“Through my experience so far, very few come in and then decide to leave, and that’s because they enjoy the challenge and enjoy the journey, along with hugely committed parents who feel exactly the same.

“And what I will never do is make any guarantees about where it all might lead.

“We want to produce players who might go on and join club academies, but we know how competitive it is to break through and there are never any silly promises about making players into professional footballers because that sort of promise doesn’t really exist.

“I should also say that there are many other great coaches out there in grass roots who are also trying to get their teams playing some really good stuff, and it’s always great to chat to them as well.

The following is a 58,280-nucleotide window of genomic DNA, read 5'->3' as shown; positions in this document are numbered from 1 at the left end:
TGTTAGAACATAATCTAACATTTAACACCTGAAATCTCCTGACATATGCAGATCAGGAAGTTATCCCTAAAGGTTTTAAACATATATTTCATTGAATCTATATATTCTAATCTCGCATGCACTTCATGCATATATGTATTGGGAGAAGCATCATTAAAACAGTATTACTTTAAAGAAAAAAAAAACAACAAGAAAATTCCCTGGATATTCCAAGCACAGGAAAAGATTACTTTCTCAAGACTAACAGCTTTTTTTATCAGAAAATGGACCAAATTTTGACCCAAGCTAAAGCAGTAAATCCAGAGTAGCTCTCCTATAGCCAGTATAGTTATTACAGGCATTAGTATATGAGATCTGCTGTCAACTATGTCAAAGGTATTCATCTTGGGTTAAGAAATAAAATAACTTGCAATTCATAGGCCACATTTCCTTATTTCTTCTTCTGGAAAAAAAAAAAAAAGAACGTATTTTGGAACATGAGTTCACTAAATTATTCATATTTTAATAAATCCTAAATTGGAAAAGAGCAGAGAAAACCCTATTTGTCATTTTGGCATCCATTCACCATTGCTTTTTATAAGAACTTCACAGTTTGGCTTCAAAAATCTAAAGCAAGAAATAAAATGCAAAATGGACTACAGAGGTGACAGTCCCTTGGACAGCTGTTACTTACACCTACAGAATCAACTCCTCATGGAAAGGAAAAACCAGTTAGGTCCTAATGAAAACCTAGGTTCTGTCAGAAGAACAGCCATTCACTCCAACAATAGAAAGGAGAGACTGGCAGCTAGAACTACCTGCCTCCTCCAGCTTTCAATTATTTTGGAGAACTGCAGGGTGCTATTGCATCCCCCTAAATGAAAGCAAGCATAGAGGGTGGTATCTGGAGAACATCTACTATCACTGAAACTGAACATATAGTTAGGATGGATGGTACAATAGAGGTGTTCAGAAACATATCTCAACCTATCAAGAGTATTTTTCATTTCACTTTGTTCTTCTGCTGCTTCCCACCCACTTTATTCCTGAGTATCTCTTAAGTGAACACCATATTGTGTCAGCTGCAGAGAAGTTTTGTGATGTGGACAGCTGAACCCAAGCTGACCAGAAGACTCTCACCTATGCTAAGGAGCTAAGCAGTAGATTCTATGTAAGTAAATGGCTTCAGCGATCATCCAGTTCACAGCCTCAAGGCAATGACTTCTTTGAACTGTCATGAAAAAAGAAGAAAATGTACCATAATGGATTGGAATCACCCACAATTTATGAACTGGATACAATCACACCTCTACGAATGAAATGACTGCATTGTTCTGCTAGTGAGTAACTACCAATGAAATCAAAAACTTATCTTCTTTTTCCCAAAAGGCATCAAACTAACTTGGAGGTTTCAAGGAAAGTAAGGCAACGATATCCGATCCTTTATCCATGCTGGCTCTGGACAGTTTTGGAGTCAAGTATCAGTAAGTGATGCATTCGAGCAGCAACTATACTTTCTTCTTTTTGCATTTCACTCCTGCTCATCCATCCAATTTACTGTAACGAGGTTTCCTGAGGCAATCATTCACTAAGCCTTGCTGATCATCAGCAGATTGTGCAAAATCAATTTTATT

“It’s good to share ideas and experiences and that’s what makes it a shame that there are also so many people who see what we are doing as wrong.

“I am thick-skinned, and will just carry on getting on with it, but other former players might just think it’s not worth the hassle and not get involved when they could actually bring so much benefit to the grass roots game as a whole.

“And that’s what I would find really sad and disappointing.”

Despite some of the more difficult experiences, the positives of life in grass roots certainly far outweigh the negatives for Henry.  He is also compiling a portfolio of suggestions to try and improve the grass roots experience for all, which he would gladly pass on to the Football Association.